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Luis Venegas v. M.D. Biter

UNITED STATES DISTRICT COURT CENTRAL DISTRICT OF CALIFORNIA


August 10, 2012

LUIS VENEGAS, PETITIONER,
v.
M.D. BITER, WARDEN, RESPONDENT.

The opinion of the court was delivered by: Hon. Philip S. Gutierrez United States District Judge

ORDER ACCEPTING REPORT AND RECOMMENDATION OF UNITED STATES MAGISTRATE JUDGE AND DENYING CERTIFICATE OF APPEALABILITY

Pursuant to 28 U.S.C. § 636, the Court has reviewed the Petition, the Magistrate Judge's Report and Recommendation, Petitioner's Objections to the Report and Recommendation, Petitioner's Application for Certificate of Appealability, and the remaining record, and has made a de novo determination.

The Objections generally lack merit for the reasons set forth in the Report and Recommendation. There is one issue, however, that warrants brief amplification here.

Petitioner claims that the Magistrate Judge erred in starting AEDPA's one-year limitation period on the date Petitioner's conviction became final (December 30, 2002). (Obj. at 3; see also R&R at 4.) Petitioner argues, instead, that the limitation period began on February 9, 2011, when he received a letter from the National Center for Youth Law regarding Graham v. Florida, 130 S.Ct. 2011 (2010). (Obj. at 3; see also Pet. at 43-44.) Petitioner contends that it was through the letter that he discovered the factual predicate of his claims under 28 U.S.C. § 2244(d)(1)(D):

Petitioner understands that [Graham] does not directly apply here, but the facts of the claim, concerning [a] juvenile's brain development and lesser culpability ... were discovered through this case. (Obj. at 3.) This argument is untenable.

Under Section 2244(d)(1)(D), the statute of limitations runs from the date on which a petitioner could have reasonably discovered the factual predicate of his claims. Accordingly, "[t]ime begins when the prisoner knows (or through diligence could discover) the important facts, not when the prisoner recognizes their legal significance." Hasan v. Galaza, 254 F.3d 1150, 1154 n.3 (9th Cir. 2001) (emphasis added).

Here, Petitioner challenges his second degree murder conviction on the grounds that: (1) his sentence of 15 years to life was unconstitutionally disproportionate given his age (15) when the murder occurred; and (2) there was insufficient evidence to support his conviction because he lacked the ability, as a juvenile, to form the requisite "malice aforethought" for murder. (See Pet. at 2, 8-13.) The factual predicate of these claims -- that Petitioner was a juvenile at the time of the offense -- was known to Petitioner at the time of his sentence. Thus, Petitioner's actual contention is that he learned the legal significance of that fact when he received the subject letter on February 9, 2011. (See Obj. at 3-4.) Under such circumstances, Section 2244(d)(1)(D) does not apply to delay the start date of AEDPA's limitation period.*fn1 See Hasan, 254 F.3d at 1154 n.3.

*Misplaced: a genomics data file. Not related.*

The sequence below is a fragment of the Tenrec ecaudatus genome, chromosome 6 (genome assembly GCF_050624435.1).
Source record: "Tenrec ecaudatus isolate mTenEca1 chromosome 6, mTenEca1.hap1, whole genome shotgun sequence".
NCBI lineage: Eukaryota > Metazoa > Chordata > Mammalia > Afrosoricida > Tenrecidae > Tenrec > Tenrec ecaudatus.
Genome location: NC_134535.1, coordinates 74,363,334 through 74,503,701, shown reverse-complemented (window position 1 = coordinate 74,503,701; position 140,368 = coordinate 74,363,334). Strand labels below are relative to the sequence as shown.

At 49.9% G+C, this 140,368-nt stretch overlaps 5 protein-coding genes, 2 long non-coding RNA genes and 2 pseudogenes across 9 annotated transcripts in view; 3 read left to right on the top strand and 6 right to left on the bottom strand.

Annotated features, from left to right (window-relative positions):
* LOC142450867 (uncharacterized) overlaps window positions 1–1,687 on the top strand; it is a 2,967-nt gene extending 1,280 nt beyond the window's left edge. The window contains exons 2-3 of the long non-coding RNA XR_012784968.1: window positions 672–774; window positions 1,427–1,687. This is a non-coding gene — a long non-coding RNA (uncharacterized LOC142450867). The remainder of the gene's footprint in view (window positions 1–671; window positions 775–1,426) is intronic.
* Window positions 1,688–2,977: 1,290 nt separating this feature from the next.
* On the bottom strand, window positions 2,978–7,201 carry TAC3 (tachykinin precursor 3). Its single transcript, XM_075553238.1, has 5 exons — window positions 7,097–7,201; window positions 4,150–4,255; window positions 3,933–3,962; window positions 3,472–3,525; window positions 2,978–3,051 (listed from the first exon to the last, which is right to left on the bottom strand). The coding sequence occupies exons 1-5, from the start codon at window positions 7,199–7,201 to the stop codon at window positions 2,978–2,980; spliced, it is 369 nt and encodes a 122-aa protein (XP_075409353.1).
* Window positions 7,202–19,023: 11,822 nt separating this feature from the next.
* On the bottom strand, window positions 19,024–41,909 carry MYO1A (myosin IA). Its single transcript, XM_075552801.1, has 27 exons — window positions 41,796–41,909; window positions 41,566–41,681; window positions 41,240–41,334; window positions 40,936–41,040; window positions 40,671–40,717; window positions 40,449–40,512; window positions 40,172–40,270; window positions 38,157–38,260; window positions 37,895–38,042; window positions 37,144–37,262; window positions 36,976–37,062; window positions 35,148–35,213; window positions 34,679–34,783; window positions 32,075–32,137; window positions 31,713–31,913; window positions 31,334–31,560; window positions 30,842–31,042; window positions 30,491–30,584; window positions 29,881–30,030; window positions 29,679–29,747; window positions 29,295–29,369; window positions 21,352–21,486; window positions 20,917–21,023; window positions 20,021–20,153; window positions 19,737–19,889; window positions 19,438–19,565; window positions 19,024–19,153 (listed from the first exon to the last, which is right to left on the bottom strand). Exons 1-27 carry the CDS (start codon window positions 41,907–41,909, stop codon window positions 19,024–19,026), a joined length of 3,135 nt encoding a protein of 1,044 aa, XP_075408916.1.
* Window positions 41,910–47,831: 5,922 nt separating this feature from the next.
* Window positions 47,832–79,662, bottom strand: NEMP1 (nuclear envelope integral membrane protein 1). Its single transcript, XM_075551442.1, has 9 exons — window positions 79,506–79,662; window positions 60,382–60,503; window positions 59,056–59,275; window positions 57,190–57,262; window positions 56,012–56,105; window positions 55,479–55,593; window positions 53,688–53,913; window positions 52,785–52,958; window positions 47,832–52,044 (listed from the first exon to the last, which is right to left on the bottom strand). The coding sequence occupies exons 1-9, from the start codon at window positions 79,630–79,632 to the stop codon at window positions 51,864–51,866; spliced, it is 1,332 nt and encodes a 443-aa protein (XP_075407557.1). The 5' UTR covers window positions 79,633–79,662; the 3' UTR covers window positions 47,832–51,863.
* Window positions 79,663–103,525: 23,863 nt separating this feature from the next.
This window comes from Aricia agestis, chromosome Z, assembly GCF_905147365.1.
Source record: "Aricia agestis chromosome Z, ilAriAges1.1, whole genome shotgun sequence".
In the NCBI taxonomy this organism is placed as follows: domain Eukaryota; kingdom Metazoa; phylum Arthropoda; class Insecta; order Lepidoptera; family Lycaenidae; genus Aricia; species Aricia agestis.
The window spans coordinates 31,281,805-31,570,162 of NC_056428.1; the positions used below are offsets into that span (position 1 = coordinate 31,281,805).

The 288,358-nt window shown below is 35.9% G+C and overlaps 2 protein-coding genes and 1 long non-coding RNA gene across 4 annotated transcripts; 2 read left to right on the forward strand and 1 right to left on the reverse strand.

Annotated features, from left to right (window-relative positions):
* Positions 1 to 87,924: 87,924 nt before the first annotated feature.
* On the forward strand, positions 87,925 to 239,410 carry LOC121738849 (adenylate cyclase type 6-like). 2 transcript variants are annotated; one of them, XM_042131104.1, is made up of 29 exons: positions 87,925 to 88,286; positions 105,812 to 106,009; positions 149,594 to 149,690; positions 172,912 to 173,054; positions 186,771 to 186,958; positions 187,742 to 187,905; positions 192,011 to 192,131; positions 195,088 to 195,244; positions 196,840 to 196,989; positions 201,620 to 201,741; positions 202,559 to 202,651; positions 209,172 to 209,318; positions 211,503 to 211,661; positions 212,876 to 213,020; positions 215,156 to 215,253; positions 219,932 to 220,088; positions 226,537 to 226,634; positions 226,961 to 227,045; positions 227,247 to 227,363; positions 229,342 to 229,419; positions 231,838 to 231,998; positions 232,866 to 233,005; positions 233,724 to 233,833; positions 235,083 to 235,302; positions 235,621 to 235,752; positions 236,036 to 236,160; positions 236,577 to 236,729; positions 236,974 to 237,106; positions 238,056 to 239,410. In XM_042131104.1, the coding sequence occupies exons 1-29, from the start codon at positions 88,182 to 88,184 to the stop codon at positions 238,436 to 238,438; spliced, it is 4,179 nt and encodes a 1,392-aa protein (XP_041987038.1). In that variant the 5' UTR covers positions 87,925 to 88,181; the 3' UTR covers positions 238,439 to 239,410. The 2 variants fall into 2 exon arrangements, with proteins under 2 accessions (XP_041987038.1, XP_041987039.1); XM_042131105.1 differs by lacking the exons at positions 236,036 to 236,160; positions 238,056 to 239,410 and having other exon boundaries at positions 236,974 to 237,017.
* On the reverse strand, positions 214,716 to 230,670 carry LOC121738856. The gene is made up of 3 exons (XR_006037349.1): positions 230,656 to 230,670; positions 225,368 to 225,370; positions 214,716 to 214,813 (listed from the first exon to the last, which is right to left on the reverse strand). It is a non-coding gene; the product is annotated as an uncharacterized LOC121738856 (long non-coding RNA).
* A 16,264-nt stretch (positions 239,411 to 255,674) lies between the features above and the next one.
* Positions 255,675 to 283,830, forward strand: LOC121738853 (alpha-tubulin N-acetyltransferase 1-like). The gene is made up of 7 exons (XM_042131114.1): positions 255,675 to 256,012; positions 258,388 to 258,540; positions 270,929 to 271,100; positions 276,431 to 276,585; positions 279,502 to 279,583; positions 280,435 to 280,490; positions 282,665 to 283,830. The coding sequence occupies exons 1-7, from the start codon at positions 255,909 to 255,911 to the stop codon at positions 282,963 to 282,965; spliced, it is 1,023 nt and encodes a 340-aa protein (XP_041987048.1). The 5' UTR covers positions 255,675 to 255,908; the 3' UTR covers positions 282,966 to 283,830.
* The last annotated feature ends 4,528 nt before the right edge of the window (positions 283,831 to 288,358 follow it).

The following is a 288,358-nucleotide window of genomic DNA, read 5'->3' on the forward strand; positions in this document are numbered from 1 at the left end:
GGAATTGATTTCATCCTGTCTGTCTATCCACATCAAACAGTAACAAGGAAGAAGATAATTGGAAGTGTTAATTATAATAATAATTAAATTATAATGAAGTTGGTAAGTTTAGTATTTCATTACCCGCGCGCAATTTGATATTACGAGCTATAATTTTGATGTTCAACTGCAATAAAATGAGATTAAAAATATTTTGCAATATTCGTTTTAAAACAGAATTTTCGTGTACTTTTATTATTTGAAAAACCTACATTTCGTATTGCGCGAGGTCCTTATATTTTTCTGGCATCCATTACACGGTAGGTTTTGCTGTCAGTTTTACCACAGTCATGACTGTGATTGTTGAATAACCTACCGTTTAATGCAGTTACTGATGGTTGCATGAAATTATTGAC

Accordingly, IT IS ORDERED THAT:

1. The Report and Recommendation is approved and accepted;

2. Judgment be entered denying the Petition and dismissing this action with prejudice; and

3. The Clerk serve copies of this Order on the parties.

Additionally, for the reasons stated in the Report and Recommendation, the Court finds that Petitioner has not shown that "jurists of reason would find it debatable whether": (1) "the petition states a valid claim of the denial of a constitutional right"; and (2) "the district court was correct in its procedural ruling." See Slack v. McDaniel, 529 U.S. 473, 484 (2000). Thus, the Court declines to issue a certificate of appealability.


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